Coronavirus: When a metaphor is more than a metaphor

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(Unsplash/Macau Photo Agency)

"The emotion in this country is as high as I can recall."
—New York Gov. Andrew Cuomo, April 18, 2020

Look at a picture of the coronavirus straight on. It looks like a pizza with all its saucy pieces pulled apart to the side and flying off from each other forever. Look at it from another angle and you see a World War II sea mine about to explode and shatter into a million pieces. These images are apt metaphors for what this virus represents. It represents what we have become.

At a time when we thought the idea of Oneness was rising in consciousness, the original sin of thinking we're better off apart from God and each other is crying for dominion, an idea that brings only decay and death in its wake. We are a ship of fools exploding from buried ideas of separateness.

We watch news of the plague in our separate spaces, wear masks to hide our masks and keep a safe distance from the neighbor who is our self (Mark 12:31). The coronavirus is more than a metaphor. It's an outward manifestation of a collective consciousness that for too long has valued fear of stranger over love of neighbor, separation rather than Oneness as the only way out. We are Adam and Eve all over again.

The notion of nationalism that scarred the 20th century flies its tattered flags once again all over the globe. Gordon Gekko is alive and well in the United States while the beggar Lazarus (Luke 16:19-31) continues to bang at its gate. The waters that parted for the Israelites threaten to overwhelm our shores, while children in sub-Saharan Africa don't have enough water to drink. Capitalism has triumphed over community. Sarcasm has trumped irony. And here we are, stuck in our caves, watching it all on TV.

There's a cartoon in The New Yorker of a little boy in bed pulling the covers up as he sees a horned monster coming out of the closet. The monster says, "I'm not a metaphor."

A metaphor is an idea, a thought, and a thought is a unit of energy. According to the first law of thermodynamics, energy can be neither created nor destroyed, only transmuted into other forms of energy. Thoughts become emotions. Then actions. Even symptoms. A fearful emotion is highly charged. Only perfect love can extinguish it (1 John 4:18). We are living in a time of specific terror and anxiety. It's not a leap to think that a universal experience of fear may transmute into a sickness that can strike with ferocity anywhere in the globe.

"What I feared has come upon me," cried Job. "What I dreaded has happened to me. I have no peace, no quietness, I have no rest, but only turmoil" (Job 3:25-26).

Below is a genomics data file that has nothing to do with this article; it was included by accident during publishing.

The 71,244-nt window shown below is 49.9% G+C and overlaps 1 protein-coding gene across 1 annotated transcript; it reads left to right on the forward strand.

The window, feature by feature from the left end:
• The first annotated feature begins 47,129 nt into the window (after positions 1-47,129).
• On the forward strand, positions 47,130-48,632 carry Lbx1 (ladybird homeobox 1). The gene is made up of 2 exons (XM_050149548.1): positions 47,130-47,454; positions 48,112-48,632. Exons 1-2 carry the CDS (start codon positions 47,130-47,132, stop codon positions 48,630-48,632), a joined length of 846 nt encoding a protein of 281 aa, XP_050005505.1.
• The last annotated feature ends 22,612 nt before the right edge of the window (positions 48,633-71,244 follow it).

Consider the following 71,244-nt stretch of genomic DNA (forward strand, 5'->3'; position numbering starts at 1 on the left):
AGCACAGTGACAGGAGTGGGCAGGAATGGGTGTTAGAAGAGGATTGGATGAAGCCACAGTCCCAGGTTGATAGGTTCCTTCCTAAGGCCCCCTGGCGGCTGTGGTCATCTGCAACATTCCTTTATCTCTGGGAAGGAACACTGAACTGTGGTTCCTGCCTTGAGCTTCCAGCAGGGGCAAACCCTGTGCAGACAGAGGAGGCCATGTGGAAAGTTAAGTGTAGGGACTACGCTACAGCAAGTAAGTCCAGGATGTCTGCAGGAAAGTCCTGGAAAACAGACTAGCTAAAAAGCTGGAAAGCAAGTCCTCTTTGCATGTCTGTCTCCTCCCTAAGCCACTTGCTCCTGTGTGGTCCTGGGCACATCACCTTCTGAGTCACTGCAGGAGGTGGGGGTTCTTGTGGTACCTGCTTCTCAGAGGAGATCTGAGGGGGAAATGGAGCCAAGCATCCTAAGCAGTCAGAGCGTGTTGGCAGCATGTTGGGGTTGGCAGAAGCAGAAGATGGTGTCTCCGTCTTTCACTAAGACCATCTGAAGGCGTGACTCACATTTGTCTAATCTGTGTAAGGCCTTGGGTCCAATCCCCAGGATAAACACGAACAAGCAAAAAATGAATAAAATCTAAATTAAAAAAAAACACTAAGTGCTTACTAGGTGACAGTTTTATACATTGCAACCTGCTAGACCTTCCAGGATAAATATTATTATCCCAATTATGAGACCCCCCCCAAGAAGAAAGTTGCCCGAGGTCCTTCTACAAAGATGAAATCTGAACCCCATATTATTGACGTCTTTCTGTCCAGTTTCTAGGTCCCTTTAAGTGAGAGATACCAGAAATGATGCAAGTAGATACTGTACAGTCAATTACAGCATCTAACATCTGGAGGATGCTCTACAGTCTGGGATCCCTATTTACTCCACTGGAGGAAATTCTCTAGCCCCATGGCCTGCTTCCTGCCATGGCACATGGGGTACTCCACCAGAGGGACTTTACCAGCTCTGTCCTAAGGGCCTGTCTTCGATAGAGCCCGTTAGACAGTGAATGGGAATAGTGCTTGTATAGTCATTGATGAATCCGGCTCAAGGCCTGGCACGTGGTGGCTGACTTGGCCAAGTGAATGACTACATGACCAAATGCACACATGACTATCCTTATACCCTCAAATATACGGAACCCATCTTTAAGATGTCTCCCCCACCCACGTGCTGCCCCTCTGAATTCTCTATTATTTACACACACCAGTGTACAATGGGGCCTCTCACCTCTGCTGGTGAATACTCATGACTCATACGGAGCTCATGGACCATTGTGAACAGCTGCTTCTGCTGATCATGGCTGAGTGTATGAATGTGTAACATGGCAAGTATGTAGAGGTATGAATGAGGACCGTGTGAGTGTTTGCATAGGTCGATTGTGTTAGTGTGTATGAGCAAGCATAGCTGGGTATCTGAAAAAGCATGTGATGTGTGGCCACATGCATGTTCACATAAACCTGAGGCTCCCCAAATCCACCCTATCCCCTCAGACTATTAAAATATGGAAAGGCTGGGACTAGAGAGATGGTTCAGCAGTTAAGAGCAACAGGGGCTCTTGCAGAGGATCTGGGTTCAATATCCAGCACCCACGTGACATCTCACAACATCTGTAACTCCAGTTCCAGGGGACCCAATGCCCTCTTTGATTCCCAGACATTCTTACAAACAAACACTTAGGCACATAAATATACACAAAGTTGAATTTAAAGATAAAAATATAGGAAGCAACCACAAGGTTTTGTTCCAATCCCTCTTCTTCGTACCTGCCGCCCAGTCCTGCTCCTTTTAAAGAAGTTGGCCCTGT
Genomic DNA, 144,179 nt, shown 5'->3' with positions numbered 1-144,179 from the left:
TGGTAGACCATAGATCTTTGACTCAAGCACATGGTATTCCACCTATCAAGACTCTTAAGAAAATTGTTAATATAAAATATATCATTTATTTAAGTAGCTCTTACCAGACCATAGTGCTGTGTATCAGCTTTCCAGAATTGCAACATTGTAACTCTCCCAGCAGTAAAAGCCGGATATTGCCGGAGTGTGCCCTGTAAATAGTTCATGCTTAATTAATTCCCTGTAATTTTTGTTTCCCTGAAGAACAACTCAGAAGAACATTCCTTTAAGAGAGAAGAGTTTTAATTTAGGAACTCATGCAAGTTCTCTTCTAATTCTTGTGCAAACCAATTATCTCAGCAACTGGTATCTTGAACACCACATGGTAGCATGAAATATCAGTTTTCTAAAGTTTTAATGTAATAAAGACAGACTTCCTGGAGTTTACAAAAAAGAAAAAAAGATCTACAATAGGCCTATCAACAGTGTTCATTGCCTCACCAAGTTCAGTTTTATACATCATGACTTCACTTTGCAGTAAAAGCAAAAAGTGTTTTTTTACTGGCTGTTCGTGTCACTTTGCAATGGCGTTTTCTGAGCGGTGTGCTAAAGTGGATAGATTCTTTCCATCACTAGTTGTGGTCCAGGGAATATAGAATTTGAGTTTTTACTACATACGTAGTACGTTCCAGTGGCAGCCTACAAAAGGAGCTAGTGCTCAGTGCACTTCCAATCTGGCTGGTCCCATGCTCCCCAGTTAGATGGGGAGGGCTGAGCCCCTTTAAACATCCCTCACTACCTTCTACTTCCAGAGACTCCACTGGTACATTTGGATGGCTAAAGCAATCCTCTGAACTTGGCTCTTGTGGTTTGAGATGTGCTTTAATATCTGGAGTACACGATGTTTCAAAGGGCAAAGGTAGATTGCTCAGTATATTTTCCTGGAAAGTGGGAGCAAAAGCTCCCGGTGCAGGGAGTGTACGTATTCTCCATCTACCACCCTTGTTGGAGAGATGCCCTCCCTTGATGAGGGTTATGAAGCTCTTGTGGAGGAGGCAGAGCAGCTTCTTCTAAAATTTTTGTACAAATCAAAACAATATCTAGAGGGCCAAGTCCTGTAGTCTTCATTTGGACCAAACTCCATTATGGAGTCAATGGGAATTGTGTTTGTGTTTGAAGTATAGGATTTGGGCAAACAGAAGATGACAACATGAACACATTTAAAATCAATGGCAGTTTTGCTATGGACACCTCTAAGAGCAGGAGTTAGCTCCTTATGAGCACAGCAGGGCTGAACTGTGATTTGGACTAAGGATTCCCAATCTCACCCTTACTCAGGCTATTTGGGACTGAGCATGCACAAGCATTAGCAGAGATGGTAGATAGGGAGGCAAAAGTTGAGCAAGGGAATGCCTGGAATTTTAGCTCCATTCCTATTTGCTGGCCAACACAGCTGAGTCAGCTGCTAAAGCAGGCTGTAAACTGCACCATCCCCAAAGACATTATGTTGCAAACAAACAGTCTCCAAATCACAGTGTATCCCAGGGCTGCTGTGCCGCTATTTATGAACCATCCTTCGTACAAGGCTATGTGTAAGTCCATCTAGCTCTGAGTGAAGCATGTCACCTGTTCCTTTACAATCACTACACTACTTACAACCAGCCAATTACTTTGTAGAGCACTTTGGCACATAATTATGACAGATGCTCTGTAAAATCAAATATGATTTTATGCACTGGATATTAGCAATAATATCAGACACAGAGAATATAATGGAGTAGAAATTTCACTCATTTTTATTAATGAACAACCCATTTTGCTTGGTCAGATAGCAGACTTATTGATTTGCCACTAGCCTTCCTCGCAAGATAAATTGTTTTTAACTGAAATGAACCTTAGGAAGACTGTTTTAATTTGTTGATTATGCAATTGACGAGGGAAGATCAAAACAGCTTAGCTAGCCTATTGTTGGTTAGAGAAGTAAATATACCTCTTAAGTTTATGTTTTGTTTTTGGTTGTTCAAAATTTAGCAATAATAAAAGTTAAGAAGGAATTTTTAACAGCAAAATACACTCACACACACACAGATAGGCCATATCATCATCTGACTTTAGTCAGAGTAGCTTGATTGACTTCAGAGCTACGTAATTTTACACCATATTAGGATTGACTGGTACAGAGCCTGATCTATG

We can look at what is happening to us now the same way we look at a picture of the coronavirus and see an undersea mine about to explode or a pizza being torn apart and ripped away from the whole.

The Russian geochemist Vladimir Ivanovich Vernadsky (1863-1945) was the first to popularize the term noosphere, a sphere of mental activity that rises from everyone everywhere and affects everything. Philosopher Pierre Teilhard de Chardin (1881-1955) took the notion of the noosphere to a new level, seeing it as evolving ever higher into Christ-consciousness.

Psychiatrist Thomas Hora (1914-95) cautioned about the "sea of mental garbage," the flotsam of ideas swirling in the ecosphere and obtaining in individual consciousness where our only choice is to be interested in this one or that one.

Futurist Barbara Marx Hubbard (1929-2019) wrote of conscious evolution, calling us co-creators with God through our interest in making choices toward a new creation. God assured us, "Behold, I will create a new heaven [noosphere] and a new earth. Past things will not be remembered. They will not come to mind" (Isaiah 65:17).

The only thing we do not know is when universal Christ-consciousness will be the only consciousness. Our experience of it depends on the choices all of us make. Meanwhile, there is nothing surprising about the coronavirus. It is an idea as old as the plagues that tormented Egypt. "What has been will be again, what has been done will be done again; there is nothing new under the sun" (Ecclesiastes 1:9).

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(Unsplash/Arto Marttinen)

The good news is that in God's eye the new creation is already here. It is here for anyone blessed with eyes to see the invisible goodness, beauty and oneness that is within us and infuses everything around us (Matthew 13:16), despite appearances. To be interested in love, not fear, in the midst of terror is to realize peace, quietness and rest, no matter what.

[Michael Leach is publisher emeritus of Orbis Books and editor of NCR's Soul Seeing columns.]

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This story appeared in the May 15-28, 2020 print issue under the headline: Coronavirus: when a metaphor is more than a metaphor .

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